–McGahn Case: Comm. on the Judiciary, United States House of Representatives v. McGahn, No. 19-CV-2379 (KBJ), Opinion at 109, 2019 WL 6312011 (D.D.C. Nov. 25, 2019)

“[T]he fact that an investigation might expose criminal conduct does not transform a legislative inquiry into a law-enforcement endeavor.”

–House Mazars Case: Trump v. Mazars USA, LLP, Opinion at 22, 940 F.3d 710 (D.C. Cir. 2019), reh’g en banc denied, 941 F.3d 1180 (D.C. Cir. 2019), cert. granted, No. 19-715, 2019 WL 6797734 (U.S. Dec. 13, 2019); accord Deutsche Bank-Capital One Case: Trump v. Deutsche Bank AG, Opinion at 77-78, 943 F.3d 627 (2d Cir. 2019), cert. granted, No. 19-760, 2019 WL 6797733 (U.S. Dec. 13, 2019)

“[A] congressional committee … engaged in a legitimate legislative investigation need not grind to a halt whenever … crime or wrongdoing is disclosed.”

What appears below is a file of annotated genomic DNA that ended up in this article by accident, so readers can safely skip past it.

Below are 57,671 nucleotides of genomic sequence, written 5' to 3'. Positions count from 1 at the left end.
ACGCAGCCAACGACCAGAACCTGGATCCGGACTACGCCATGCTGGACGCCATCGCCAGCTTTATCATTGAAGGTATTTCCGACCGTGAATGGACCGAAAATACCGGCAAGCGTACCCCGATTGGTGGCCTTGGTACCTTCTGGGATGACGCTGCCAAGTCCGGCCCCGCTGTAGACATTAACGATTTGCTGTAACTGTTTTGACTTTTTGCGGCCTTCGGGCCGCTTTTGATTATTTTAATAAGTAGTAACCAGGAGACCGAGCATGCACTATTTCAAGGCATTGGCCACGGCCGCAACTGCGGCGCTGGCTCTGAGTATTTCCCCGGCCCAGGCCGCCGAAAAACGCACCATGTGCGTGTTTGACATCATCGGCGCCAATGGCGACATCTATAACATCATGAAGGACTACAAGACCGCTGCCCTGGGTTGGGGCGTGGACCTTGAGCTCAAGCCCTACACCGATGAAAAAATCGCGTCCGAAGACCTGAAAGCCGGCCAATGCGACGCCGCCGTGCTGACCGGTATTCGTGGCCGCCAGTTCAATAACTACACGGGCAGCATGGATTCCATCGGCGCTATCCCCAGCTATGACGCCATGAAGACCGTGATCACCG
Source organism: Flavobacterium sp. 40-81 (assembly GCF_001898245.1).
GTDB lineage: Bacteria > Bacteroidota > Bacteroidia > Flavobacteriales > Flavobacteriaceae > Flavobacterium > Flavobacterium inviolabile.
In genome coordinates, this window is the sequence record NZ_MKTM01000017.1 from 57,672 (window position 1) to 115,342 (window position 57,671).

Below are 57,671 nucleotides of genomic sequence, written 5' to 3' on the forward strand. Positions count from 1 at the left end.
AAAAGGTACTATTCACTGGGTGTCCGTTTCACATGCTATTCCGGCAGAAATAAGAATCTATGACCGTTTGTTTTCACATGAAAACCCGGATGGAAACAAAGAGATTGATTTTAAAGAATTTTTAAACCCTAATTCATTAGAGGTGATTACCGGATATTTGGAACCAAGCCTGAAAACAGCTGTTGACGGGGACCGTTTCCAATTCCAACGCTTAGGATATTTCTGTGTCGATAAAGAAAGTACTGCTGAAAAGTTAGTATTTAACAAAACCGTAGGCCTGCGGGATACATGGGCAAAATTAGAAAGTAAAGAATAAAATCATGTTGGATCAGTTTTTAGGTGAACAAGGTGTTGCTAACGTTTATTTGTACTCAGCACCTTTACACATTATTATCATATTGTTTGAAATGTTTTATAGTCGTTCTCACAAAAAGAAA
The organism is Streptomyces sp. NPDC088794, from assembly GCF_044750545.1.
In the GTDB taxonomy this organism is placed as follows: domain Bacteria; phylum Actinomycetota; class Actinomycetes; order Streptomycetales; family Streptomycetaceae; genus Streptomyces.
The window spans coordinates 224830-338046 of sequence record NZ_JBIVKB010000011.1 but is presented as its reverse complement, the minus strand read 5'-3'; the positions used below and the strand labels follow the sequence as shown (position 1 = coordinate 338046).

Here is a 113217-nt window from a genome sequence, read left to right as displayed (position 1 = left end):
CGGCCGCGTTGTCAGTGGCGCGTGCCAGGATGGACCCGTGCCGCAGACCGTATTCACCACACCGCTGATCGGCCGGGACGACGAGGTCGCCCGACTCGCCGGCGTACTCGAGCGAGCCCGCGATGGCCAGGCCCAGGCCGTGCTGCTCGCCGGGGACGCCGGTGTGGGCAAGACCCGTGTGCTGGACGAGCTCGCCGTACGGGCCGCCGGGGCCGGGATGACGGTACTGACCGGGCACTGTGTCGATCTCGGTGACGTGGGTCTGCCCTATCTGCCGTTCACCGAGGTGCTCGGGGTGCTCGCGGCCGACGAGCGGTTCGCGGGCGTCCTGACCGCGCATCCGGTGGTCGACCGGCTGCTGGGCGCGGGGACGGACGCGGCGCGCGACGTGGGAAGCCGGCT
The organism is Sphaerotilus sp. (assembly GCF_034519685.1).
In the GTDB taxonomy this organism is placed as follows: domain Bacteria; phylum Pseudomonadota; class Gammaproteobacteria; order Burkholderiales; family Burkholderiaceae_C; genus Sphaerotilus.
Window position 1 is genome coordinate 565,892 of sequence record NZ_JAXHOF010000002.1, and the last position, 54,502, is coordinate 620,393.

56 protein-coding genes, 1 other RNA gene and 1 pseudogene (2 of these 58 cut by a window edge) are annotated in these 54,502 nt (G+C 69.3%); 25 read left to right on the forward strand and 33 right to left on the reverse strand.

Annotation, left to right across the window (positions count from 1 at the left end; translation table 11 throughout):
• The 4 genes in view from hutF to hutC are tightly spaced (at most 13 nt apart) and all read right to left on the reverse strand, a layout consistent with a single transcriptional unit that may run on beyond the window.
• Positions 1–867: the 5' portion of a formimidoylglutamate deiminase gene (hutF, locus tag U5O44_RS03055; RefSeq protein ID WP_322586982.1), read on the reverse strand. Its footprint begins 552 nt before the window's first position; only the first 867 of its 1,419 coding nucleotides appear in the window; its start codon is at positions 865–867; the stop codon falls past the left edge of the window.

–House Mazars Case: Trump v. Mazars USA, LLP, Opinion at 29-30 (quoting Supreme Court), 940 F.3d 710 (D.C. Cir. 2019), reh’g en banc denied, 941 F.3d 1180 (D.C. Cir. 2019), cert. granted, No. 19-715, 2019 WL 6797734 (U.S. Dec. 13, 2019)

“An interest in past illegality can be wholly consistent with an intent to enact remedial legislation. … [A]n investigation may properly focus on one individual if that individual’s conduct offers a valid point of departure for remedial legislation.”

–House Mazars Case: Trump v. Mazars USA, LLP, Opinion at 29, 31, 940 F.3d 710 (D.C. Cir. 2019), reh’g en banc denied, 941 F.3d 1180 (D.C. Cir. 2019), cert. granted, No. 19-715, 2019 WL 6797734 (U.S. Dec. 13, 2019)